The rational of the questions
- In the very first session I would ask Fred to tell me what made him decide to come for therapy right now. After all, most people have had problems for a while. The answers that most individuals would respond are quite revealing and very varied. Some common ones involve: loss, someone else suggested it, threat and even fear.
- This type of question lets me know quite a lot about the client. For example, if they answer some variation of, I don’t know: This client is either very naïve, very passive, or very resistant. They are also likely to expect me to set the therapy agenda for them. This may also be similarly vague and unsure in other important areas if their life. If they are resistant at this early a stage, it is likely to be a long, hard therapy. If they answer, I want to be happy: This is another undifferentiated and vague answer. Or even. I want to work on my anxiety (or depression, or my phobia, or my OCD): Unlike the previous answers, this one is very specific. And even saying, I want to get along with people better: This type of goal can indicate anything from this person needs basic social skills training to they are wildly Narcissistic and alienate everyone they meet.
- We all have problems or challenges that we must face. Are you an optimist or a pessimist? How do you feel when a problem pops up unexpectedly? Although feelings aren’t right or wrong, good or bad, every problem has a way of making us feel one way or another. So, how does this problem typically make you feel? Do you feel sad, mad, hopeless, stuck or what? We can receive a lot of information about how certain clients may feel about their problem and we can pin point or even eliminate certain diagnosis.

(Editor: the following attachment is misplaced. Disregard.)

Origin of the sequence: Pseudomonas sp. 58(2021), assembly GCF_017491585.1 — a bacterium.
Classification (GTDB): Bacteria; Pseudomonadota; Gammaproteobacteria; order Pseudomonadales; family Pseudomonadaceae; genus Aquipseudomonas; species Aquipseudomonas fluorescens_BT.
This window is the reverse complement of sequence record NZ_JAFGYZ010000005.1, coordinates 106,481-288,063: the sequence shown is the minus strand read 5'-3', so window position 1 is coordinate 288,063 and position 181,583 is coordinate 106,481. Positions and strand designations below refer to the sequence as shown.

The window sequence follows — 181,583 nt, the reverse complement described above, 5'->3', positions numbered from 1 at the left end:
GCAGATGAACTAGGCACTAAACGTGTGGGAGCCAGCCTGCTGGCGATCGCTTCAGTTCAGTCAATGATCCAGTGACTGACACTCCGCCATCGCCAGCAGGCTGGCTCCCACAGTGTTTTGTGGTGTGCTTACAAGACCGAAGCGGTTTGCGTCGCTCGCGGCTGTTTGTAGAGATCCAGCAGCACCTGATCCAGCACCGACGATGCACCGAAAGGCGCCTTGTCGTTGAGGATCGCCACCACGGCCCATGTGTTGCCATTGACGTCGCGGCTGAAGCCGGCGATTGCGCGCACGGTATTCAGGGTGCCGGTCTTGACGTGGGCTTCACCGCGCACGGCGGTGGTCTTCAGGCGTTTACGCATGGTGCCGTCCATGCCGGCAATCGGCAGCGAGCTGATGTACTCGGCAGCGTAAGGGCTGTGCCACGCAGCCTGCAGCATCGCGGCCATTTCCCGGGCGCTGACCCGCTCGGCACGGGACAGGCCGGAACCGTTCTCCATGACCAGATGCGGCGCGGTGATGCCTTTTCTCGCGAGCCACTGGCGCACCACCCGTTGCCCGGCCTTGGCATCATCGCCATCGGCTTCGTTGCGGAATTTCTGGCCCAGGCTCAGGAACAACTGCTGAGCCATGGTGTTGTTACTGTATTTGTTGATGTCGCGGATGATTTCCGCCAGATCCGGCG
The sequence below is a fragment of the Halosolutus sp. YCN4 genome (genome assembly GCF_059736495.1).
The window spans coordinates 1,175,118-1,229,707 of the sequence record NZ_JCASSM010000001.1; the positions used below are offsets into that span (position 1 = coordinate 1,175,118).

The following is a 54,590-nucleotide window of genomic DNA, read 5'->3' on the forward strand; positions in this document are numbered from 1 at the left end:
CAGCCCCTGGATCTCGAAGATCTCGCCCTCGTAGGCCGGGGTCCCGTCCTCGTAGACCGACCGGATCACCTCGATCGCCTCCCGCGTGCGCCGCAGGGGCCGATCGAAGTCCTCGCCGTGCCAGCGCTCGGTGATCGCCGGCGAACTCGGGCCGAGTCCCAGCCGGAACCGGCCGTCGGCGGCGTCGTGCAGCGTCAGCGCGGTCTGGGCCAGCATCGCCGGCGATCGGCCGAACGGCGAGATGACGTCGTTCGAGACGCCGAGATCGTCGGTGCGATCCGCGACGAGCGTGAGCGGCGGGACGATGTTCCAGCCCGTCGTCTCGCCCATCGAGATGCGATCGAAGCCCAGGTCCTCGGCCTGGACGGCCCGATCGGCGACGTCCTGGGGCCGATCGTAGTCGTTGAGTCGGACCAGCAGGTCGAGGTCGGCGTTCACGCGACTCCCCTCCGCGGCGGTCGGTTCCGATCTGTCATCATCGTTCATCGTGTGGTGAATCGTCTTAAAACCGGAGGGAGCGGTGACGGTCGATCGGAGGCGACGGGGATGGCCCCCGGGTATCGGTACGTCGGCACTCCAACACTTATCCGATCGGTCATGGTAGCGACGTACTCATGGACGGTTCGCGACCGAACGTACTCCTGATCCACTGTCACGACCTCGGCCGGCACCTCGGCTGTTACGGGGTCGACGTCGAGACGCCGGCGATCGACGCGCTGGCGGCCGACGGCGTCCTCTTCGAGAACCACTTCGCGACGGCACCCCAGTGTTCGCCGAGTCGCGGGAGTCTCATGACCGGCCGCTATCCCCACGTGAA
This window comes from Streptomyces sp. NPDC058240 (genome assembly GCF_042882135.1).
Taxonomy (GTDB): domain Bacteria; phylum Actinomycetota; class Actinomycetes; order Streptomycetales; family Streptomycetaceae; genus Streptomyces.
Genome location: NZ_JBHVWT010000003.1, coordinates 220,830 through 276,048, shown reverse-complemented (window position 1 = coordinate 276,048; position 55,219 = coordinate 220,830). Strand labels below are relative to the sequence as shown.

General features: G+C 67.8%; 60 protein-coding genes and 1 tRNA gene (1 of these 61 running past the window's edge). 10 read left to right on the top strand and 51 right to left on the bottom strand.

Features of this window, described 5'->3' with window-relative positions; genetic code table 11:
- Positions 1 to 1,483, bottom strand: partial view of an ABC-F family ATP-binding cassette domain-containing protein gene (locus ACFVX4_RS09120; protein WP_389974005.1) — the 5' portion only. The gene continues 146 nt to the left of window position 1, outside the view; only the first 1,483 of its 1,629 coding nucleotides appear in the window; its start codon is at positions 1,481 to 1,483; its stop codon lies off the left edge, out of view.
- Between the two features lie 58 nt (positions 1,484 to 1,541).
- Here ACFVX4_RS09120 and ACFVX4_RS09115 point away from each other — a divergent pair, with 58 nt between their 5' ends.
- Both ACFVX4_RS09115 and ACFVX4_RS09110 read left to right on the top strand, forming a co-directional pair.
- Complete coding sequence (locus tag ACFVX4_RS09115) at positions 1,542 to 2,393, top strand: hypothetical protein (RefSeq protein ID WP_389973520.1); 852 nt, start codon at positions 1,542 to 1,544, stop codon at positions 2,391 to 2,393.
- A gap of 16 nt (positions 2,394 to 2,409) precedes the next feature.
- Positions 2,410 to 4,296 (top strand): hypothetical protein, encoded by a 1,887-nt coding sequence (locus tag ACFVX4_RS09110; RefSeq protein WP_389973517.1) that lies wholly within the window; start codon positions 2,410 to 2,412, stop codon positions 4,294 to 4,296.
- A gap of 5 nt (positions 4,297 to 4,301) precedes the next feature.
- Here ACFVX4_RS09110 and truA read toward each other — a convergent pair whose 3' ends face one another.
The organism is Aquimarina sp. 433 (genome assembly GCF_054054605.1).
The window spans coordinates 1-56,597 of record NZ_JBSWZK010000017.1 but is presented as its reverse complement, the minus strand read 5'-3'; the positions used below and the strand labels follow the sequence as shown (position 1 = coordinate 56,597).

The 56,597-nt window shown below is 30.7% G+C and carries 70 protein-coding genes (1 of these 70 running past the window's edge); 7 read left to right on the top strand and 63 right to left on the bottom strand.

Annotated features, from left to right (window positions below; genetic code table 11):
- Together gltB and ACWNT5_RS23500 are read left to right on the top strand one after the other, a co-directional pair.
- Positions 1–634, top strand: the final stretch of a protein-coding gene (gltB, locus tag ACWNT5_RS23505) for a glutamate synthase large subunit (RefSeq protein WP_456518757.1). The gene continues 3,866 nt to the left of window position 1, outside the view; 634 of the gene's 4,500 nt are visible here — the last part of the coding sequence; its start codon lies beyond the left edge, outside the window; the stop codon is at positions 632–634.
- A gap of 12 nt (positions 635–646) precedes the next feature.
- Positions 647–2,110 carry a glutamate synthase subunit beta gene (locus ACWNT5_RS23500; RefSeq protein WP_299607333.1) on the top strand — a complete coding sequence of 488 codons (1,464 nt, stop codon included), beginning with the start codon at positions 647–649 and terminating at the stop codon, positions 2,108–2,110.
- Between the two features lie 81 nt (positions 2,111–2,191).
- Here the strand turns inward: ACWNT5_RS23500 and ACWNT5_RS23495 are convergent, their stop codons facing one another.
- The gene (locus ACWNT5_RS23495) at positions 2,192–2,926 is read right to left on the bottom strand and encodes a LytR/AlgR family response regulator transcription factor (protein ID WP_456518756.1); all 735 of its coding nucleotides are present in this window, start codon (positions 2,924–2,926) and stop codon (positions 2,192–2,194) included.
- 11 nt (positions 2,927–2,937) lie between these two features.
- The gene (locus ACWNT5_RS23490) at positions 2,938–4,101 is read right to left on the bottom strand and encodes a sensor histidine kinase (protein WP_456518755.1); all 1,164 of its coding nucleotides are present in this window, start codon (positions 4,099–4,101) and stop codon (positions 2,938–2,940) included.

De Vries, S. (Writer & Director), & van den Engel, F. (Producer). (2011). Beer is cheaper than therapy: Fort Hood’s PTSD problem (Links to an external site.) Links to an external site. [Video file]. Retrieved from https://fod.infobase.com/OnDemandEmbed.aspx?Token=49272&aid=18596&Plt=FOD&loid=0&w=640&h=480&ref (Links to an external site.)Links to an external site.
First, M. B. (Ed.). (2013) DSM-5: Handbook of Differential Diagnosis. Washington, DC: American Psychiatric Publishing doi:10.5555/appi.books.9781585629992.mf00pre
Gorenstein, E., & Comer, J. (2015). Case studies in abnormal psychology (2nd ed.). New York, NY: Worth Publishers. ISBN: 9780716772736